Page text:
Monday, October 22, 2012

Jack Black: Renaissance Man

              As of Friday, I am officially done with the Break Bad series here on this blog, until the last episode in some nebulous time in 2013 when it will be back, and I will reflect on the series as a whole and it’s Shakespeareaness.  Now the question becomes: Why? Why did I cover this show, and why am I so passionate about it when I am supposed to be an English guy and love the written word and forsake all these other shows.

                Because Breaking Bad is literature. That sound you heard was the heart of every “serious” literature student and everyone who enjoys Breaking Bad as entertainment breaking at once. Enjoy it. Hear the snap. Love the snap. Feast on the snap.

                This is a live-action example of something I have discussed before, that all classic literature at one point started as popular entertainment. We know that William Shakespeare existed because he was popular, just as we know with Ben Johnson, Christopher Marlowe, Aristophanes, and future generations will know of the great Renaissance man that was Jack Black. (He can sing, dance, and act, people!) Breaking Bad is an example of that. It is popular, but it is also so ripe with imagery, symbols and story that it rightfully should be explored. It should be studied.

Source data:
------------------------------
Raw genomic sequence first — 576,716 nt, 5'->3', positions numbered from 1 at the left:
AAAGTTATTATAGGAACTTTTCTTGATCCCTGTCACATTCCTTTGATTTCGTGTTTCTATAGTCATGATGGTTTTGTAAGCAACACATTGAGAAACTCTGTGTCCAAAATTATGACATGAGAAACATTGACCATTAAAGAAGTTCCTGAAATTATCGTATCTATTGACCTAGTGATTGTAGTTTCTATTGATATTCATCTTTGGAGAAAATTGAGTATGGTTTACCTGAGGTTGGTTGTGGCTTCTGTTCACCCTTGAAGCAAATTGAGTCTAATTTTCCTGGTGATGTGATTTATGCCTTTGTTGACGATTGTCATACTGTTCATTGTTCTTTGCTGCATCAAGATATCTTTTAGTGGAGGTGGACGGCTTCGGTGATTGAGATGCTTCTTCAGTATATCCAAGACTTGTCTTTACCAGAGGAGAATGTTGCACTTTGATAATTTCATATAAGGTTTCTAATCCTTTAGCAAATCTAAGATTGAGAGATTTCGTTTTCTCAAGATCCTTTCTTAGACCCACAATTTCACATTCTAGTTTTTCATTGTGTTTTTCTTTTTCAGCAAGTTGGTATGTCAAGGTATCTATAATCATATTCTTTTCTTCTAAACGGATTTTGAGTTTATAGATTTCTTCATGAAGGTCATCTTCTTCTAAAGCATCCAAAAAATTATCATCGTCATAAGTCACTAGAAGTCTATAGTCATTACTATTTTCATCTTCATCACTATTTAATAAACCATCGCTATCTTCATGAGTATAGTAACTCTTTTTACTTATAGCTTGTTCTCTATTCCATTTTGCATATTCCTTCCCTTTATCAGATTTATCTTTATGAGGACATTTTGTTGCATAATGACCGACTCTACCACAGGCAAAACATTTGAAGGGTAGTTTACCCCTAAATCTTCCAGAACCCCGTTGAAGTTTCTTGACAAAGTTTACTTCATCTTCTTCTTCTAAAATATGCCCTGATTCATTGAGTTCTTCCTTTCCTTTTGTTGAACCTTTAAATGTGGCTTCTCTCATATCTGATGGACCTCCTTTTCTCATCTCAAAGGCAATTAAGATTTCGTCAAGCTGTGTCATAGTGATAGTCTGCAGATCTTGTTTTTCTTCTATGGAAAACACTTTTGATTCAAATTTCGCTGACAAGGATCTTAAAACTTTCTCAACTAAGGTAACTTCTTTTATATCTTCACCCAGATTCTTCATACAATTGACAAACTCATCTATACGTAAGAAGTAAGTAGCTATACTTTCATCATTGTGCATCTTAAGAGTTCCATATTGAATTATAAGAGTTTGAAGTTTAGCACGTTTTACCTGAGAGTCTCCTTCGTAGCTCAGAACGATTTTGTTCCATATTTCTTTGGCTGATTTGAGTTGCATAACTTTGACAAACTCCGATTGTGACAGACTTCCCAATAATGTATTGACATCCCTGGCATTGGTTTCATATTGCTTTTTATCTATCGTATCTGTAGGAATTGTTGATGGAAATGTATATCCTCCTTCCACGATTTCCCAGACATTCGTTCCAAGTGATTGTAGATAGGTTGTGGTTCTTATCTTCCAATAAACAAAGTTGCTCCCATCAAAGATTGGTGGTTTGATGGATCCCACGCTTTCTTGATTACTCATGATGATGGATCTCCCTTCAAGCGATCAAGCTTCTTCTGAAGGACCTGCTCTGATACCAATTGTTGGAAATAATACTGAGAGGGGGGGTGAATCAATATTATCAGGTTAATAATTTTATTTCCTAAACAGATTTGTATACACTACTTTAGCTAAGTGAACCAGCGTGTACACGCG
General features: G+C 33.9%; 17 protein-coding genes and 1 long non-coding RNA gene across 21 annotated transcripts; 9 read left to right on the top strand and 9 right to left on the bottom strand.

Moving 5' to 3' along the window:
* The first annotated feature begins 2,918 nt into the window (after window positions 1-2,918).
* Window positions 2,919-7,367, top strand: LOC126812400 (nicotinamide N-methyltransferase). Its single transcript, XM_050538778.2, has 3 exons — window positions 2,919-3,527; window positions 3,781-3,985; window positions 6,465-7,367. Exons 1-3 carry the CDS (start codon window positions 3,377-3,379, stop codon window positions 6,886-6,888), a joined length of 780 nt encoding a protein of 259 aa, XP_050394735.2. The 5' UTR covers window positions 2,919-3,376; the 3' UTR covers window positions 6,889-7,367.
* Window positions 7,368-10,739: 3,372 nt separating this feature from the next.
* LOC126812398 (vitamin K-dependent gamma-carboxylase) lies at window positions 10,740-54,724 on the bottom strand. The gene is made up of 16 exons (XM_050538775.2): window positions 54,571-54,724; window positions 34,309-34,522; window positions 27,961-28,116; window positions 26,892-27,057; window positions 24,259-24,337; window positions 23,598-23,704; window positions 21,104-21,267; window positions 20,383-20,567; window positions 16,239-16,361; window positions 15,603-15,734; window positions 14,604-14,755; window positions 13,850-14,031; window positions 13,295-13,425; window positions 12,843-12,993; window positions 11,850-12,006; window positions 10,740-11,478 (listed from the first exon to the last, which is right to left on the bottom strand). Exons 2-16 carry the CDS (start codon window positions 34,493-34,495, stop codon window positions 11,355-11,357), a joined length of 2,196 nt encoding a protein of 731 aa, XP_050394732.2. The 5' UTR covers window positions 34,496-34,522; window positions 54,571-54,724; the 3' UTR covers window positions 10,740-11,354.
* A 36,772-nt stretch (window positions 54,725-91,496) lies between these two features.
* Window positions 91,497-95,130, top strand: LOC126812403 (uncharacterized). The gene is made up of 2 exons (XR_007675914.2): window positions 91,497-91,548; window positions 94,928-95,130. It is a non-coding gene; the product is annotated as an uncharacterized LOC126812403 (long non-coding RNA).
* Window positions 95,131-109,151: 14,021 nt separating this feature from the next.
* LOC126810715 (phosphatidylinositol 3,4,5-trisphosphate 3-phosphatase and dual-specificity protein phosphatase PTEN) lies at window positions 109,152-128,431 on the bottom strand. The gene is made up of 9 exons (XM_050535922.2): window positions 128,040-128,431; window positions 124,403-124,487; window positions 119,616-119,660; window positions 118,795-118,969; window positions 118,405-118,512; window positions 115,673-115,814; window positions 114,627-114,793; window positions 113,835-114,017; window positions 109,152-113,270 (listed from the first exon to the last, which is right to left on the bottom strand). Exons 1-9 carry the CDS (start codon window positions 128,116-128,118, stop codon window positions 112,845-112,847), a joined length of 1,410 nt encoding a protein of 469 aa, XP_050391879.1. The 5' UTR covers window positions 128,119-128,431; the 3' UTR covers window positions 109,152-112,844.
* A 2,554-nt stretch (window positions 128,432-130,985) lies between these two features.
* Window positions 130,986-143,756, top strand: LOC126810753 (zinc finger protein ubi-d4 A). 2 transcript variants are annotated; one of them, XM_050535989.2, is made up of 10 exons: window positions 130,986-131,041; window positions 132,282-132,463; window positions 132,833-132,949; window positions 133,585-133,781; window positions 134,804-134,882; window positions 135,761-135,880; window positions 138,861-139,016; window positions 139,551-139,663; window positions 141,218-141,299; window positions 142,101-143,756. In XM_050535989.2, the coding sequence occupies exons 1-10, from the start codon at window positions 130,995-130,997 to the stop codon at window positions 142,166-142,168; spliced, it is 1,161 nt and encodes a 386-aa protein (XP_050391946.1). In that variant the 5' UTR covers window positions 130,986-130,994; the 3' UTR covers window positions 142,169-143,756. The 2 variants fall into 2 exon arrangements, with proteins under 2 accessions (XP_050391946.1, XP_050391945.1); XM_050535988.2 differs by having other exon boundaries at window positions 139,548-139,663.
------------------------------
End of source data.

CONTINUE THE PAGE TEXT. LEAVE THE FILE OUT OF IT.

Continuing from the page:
If you think about it, television shows are still a newish medium that are being explored an experimented with in different ways. Small segments of entertainment have been around for a while (from radio shows to travelling roadside plays to YouTube clips) but the idea of a consumable half hour or hour long program is still a new idea that is being constantly reinvented. Some of those ways work. Some of them fail miserably. Some of them are like Lost and two years after it’s over people still can’t tell you if it worked or not. Some of them create beautifully messed up interesting stories with deep characters and moral quandaries that are begging to be answered, like Breaking Bad or Star Trek: Deep Space Nine.

                So is Breaking Bad considered literature? Yes. It should be. As I aptly have demonstrated, it has all of the elements that were available in Shakespeare’s writing, just with more meth. (I can’t even say, “but with more brutal killing” because Shakespeare has everyone beat on that.) Why shouldn’t we study a TV show or discount it for the sole reason that it’s “television”?

                Reading is important. It’s art, but it’s important to remember at times it’s not the ONLY source of art.

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